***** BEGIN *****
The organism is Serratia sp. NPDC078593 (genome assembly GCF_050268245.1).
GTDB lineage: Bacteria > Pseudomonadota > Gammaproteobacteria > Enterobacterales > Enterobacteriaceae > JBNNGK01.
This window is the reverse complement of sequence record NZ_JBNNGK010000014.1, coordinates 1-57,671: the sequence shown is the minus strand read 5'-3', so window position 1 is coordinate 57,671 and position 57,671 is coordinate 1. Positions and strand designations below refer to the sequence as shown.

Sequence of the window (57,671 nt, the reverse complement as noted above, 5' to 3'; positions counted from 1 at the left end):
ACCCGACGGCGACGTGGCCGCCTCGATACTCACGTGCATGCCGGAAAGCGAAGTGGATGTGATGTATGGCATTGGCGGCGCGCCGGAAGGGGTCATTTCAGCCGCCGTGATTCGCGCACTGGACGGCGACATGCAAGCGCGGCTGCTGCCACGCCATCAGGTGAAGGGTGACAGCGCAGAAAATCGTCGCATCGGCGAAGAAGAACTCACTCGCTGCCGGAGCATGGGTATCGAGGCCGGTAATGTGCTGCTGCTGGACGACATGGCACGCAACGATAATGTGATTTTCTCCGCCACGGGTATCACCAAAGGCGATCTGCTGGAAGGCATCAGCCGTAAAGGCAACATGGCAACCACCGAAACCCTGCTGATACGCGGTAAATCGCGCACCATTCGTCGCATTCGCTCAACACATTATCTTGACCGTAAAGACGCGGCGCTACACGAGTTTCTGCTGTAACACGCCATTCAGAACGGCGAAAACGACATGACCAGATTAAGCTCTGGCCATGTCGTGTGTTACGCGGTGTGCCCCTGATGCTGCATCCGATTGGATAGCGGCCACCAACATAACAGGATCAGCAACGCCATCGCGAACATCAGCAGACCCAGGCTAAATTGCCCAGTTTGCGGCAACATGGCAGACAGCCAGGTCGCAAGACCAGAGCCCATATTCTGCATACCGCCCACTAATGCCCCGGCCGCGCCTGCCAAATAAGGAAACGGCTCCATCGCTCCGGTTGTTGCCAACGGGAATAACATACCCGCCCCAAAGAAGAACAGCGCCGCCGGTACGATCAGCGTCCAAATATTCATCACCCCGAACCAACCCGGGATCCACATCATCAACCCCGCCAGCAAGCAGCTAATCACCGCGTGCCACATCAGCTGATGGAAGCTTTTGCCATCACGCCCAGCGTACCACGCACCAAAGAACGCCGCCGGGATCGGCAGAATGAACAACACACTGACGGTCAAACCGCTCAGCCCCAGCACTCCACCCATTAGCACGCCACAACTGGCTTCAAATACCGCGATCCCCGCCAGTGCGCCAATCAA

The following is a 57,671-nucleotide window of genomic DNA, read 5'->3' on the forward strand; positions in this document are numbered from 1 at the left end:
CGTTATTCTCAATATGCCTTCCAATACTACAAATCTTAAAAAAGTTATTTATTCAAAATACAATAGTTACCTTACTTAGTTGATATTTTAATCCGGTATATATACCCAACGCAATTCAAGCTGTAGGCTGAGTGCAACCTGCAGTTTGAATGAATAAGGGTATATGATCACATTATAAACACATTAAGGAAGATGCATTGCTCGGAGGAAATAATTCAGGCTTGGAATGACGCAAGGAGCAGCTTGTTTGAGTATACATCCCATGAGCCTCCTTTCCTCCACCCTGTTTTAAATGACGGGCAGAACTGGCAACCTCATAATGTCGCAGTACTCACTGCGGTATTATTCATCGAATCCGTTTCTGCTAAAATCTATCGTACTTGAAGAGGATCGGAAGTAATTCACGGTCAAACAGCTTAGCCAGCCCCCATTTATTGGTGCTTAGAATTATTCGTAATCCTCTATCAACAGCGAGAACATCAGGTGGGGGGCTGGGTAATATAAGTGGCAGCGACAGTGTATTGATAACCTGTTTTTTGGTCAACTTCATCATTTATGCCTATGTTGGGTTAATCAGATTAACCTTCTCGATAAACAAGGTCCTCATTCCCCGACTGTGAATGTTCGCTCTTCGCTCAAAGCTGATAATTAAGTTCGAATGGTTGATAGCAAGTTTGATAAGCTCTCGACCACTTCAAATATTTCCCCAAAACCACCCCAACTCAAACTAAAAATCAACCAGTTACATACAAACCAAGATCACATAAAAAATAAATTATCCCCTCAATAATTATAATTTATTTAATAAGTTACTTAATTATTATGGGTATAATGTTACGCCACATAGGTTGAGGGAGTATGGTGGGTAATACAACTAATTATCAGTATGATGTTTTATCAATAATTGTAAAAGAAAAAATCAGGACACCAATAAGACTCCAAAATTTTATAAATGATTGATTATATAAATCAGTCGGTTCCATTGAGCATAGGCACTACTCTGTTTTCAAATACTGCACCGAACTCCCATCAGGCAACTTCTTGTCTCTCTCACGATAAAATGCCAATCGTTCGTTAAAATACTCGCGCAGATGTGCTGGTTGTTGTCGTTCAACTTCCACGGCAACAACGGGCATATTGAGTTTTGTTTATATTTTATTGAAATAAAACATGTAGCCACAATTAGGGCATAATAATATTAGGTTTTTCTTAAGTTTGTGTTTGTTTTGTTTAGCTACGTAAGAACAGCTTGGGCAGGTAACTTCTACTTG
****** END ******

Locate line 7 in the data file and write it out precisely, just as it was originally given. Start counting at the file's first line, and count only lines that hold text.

CGTTATTCTCAATATGCCTTCCAATACTACAAATCTTAAAAAAGTTATTTATTCAAAATACAATAGTTACCTTACTTAGTTGATATTTTAATCCGGTATATATACCCAACGCAATTCAAGCTGTAGGCTGAGTGCAACCTGCAGTTTGAATGAATAAGGGTATATGATCACATTATAAACACATTAAGGAAGATGCATTGCTCGGAGGAAATAATTCAGGCTTGGAATGACGCAAGGAGCAGCTTGTTTGAGTATACATCCCATGAGCCTCCTTTCCTCCACCCTGTTTTAAATGACGGGCAGAACTGGCAACCTCATAATGTCGCAGTACTCACTGCGGTATTATTCATCGAATCCGTTTCTGCTAAAATCTATCGTACTTGAAGAGGATCGGAAGTAATTCACGGTCAAACAGCTTAGCCAGCCCCCATTTATTGGTGCTTAGAATTATTCGTAATCCTCTATCAACAGCGAGAACATCAGGTGGGGGGCTGGGTAATATAAGTGGCAGCGACAGTGTATTGATAACCTGTTTTTTGGTCAACTTCATCATTTATGCCTATGTTGGGTTAATCAGATTAACCTTCTCGATAAACAAGGTCCTCATTCCCCGACTGTGAATGTTCGCTCTTCGCTCAAAGCTGATAATTAAGTTCGAATGGTTGATAGCAAGTTTGATAAGCTCTCGACCACTTCAAATATTTCCCCAAAACCACCCCAACTCAAACTAAAAATCAACCAGTTACATACAAACCAAGATCACATAAAAAATAAATTATCCCCTCAATAATTATAATTTATTTAATAAGTTACTTAATTATTATGGGTATAATGTTACGCCACATAGGTTGAGGGAGTATGGTGGGTAATACAACTAATTATCAGTATGATGTTTTATCAATAATTGTAAAAGAAAAAATCAGGACACCAATAAGACTCCAAAATTTTATAAATGATTGATTATATAAATCAGTCGGTTCCATTGAGCATAGGCACTACTCTGTTTTCAAATACTGCACCGAACTCCCATCAGGCAACTTCTTGTCTCTCTCACGATAAAATGCCAATCGTTCGTTAAAATACTCGCGCAGATGTGCTGGTTGTTGTCGTTCAACTTCCACGGCAACAACGGGCATATTGAGTTTTGTTTATATTTTATTGAAATAAAACATGTAGCCACAATTAGGGCATAATAATATTAGGTTTTTCTTAAGTTTGTGTTTGTTTTGTTTAGCTACGTAAGAACAGCTTGGGCAGGTAACTTCTACTTG